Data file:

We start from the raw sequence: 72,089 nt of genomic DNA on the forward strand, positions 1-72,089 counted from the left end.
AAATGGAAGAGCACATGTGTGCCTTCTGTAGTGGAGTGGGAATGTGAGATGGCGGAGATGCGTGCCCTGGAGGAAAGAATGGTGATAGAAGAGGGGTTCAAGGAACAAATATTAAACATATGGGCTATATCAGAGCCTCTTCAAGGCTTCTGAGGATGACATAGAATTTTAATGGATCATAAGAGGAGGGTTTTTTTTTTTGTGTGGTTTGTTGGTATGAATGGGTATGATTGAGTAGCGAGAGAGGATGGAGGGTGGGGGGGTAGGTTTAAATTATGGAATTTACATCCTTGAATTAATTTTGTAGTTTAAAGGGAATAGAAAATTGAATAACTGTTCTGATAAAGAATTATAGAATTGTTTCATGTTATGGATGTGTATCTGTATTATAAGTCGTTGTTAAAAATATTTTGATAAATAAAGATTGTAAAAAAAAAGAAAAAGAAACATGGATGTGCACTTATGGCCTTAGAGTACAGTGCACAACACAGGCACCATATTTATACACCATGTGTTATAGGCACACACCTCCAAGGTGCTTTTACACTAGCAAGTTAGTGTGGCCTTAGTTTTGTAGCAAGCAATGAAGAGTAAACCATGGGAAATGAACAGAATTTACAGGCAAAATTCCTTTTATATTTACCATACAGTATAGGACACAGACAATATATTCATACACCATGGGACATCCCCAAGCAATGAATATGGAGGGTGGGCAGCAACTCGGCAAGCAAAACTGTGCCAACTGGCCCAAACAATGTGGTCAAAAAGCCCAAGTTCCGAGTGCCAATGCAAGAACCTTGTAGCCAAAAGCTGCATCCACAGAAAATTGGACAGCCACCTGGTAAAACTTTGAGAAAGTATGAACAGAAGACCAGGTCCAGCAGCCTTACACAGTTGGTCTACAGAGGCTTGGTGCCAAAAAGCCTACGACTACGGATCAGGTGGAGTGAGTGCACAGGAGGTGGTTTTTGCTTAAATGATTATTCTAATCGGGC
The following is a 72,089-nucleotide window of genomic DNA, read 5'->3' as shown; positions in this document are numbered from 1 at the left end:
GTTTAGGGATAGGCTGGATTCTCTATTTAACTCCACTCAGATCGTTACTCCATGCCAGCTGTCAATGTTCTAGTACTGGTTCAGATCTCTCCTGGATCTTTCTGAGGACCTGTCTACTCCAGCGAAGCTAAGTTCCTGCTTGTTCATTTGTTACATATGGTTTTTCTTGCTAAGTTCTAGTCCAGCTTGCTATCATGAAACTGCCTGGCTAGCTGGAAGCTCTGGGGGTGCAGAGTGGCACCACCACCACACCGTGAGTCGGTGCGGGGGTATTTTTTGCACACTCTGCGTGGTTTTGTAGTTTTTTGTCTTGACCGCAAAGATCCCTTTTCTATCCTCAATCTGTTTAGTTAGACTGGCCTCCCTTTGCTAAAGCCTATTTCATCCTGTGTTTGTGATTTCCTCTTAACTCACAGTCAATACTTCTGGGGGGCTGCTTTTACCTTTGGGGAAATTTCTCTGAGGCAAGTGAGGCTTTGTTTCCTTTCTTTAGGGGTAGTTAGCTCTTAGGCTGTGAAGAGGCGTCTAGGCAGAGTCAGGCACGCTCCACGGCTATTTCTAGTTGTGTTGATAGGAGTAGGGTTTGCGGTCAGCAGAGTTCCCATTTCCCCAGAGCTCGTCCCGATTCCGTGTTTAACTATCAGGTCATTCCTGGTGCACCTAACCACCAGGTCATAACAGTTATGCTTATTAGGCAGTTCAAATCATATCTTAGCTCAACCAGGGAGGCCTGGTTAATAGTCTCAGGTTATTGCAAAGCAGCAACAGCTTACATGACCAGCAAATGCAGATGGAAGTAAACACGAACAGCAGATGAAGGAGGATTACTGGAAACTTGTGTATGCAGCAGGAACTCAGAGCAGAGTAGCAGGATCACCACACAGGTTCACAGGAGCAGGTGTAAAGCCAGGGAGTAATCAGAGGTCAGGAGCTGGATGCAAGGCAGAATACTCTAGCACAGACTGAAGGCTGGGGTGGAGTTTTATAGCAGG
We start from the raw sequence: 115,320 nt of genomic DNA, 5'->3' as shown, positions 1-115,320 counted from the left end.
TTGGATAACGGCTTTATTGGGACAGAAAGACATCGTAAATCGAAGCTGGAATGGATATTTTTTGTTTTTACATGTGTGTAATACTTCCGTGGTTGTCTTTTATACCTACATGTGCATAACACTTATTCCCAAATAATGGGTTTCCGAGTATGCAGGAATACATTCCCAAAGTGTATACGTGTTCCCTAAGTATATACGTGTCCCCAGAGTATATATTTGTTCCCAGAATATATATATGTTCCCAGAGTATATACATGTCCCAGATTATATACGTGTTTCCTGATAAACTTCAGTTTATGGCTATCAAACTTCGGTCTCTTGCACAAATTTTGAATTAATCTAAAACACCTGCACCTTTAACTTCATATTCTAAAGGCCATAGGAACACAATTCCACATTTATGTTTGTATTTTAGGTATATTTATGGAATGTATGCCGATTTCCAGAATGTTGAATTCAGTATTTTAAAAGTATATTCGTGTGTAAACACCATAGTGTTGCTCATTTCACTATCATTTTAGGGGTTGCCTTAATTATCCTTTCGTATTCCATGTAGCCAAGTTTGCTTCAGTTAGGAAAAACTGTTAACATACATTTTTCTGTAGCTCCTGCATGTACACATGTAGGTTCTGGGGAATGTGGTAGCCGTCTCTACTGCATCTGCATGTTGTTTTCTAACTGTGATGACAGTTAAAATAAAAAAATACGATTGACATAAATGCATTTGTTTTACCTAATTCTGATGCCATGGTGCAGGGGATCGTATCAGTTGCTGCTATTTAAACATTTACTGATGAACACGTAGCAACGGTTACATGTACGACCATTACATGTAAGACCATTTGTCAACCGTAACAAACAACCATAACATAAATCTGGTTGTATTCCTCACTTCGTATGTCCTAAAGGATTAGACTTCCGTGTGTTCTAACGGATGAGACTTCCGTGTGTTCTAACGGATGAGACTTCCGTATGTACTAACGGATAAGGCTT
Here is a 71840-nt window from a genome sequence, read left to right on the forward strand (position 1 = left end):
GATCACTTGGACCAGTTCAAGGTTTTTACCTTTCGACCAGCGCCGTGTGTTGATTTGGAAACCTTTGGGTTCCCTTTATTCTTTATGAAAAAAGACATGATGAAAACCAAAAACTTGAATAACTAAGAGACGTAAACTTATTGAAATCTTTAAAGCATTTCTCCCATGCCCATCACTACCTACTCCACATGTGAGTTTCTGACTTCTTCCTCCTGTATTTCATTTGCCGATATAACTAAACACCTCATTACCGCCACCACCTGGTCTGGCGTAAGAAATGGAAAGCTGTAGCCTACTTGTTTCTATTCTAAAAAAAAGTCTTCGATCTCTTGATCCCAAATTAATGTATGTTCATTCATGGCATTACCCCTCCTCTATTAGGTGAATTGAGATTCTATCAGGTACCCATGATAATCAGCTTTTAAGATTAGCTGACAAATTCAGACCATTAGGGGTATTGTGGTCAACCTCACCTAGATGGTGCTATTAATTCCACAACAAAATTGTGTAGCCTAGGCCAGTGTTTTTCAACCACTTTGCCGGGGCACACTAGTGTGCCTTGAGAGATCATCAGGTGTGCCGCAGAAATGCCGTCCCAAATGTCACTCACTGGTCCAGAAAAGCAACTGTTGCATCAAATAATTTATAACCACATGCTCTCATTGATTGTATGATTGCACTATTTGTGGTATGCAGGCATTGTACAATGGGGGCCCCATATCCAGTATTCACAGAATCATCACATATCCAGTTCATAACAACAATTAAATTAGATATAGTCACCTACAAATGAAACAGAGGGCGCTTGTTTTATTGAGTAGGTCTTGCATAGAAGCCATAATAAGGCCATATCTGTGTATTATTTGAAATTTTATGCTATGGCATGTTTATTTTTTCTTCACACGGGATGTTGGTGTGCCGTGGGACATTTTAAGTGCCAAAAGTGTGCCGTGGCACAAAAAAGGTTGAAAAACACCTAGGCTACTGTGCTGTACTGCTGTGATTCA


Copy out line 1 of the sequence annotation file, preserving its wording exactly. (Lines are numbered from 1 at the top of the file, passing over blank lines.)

We start from the raw sequence: 72,089 nt of genomic DNA on the forward strand, positions 1-72,089 counted from the left end.